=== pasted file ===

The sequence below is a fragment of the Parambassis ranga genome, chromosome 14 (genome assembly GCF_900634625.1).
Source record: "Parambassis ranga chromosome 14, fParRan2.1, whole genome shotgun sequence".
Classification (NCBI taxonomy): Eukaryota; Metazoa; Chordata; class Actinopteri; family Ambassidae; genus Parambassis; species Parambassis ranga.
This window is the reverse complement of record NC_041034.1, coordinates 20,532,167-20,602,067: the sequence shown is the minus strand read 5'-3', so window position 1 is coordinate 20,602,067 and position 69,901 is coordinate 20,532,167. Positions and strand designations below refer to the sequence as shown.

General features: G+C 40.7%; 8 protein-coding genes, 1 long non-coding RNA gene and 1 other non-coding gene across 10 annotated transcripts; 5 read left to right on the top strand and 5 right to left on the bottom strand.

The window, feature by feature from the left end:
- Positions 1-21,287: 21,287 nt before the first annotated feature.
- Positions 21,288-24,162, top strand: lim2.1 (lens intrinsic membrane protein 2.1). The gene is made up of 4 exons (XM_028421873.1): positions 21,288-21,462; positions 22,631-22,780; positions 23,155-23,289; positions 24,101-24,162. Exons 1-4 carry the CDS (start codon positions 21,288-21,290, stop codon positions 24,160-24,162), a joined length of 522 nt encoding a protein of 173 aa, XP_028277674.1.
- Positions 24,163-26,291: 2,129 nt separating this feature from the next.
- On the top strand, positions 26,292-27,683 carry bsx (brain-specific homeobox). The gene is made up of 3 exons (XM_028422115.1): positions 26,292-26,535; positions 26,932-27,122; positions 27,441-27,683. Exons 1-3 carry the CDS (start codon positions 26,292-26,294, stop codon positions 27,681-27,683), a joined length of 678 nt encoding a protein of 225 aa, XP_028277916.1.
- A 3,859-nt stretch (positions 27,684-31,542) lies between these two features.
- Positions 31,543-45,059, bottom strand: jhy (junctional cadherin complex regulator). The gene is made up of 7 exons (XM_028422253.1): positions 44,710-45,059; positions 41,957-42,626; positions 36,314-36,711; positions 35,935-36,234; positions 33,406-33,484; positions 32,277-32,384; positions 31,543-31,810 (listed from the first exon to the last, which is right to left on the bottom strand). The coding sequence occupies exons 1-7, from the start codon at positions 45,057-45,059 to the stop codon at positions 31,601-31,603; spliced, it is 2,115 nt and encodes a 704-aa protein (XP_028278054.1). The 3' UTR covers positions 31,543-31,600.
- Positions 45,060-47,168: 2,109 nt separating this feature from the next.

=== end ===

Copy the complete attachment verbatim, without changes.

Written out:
The sequence below is a fragment of the Parambassis ranga genome, chromosome 14 (genome assembly GCF_900634625.1).
Source record: "Parambassis ranga chromosome 14, fParRan2.1, whole genome shotgun sequence".
Classification (NCBI taxonomy): Eukaryota; Metazoa; Chordata; class Actinopteri; family Ambassidae; genus Parambassis; species Parambassis ranga.
This window is the reverse complement of record NC_041034.1, coordinates 20,532,167-20,602,067: the sequence shown is the minus strand read 5'-3', so window position 1 is coordinate 20,602,067 and position 69,901 is coordinate 20,532,167. Positions and strand designations below refer to the sequence as shown.

General features: G+C 40.7%; 8 protein-coding genes, 1 long non-coding RNA gene and 1 other non-coding gene across 10 annotated transcripts; 5 read left to right on the top strand and 5 right to left on the bottom strand.

The window, feature by feature from the left end:
- Positions 1-21,287: 21,287 nt before the first annotated feature.
- Positions 21,288-24,162, top strand: lim2.1 (lens intrinsic membrane protein 2.1). The gene is made up of 4 exons (XM_028421873.1): positions 21,288-21,462; positions 22,631-22,780; positions 23,155-23,289; positions 24,101-24,162. Exons 1-4 carry the CDS (start codon positions 21,288-21,290, stop codon positions 24,160-24,162), a joined length of 522 nt encoding a protein of 173 aa, XP_028277674.1.
- Positions 24,163-26,291: 2,129 nt separating this feature from the next.
- On the top strand, positions 26,292-27,683 carry bsx (brain-specific homeobox). The gene is made up of 3 exons (XM_028422115.1): positions 26,292-26,535; positions 26,932-27,122; positions 27,441-27,683. Exons 1-3 carry the CDS (start codon positions 26,292-26,294, stop codon positions 27,681-27,683), a joined length of 678 nt encoding a protein of 225 aa, XP_028277916.1.
- A 3,859-nt stretch (positions 27,684-31,542) lies between these two features.
- Positions 31,543-45,059, bottom strand: jhy (junctional cadherin complex regulator). The gene is made up of 7 exons (XM_028422253.1): positions 44,710-45,059; positions 41,957-42,626; positions 36,314-36,711; positions 35,935-36,234; positions 33,406-33,484; positions 32,277-32,384; positions 31,543-31,810 (listed from the first exon to the last, which is right to left on the bottom strand). The coding sequence occupies exons 1-7, from the start codon at positions 45,057-45,059 to the stop codon at positions 31,601-31,603; spliced, it is 2,115 nt and encodes a 704-aa protein (XP_028278054.1). The 3' UTR covers positions 31,543-31,600.
- Positions 45,060-47,168: 2,109 nt separating this feature from the next.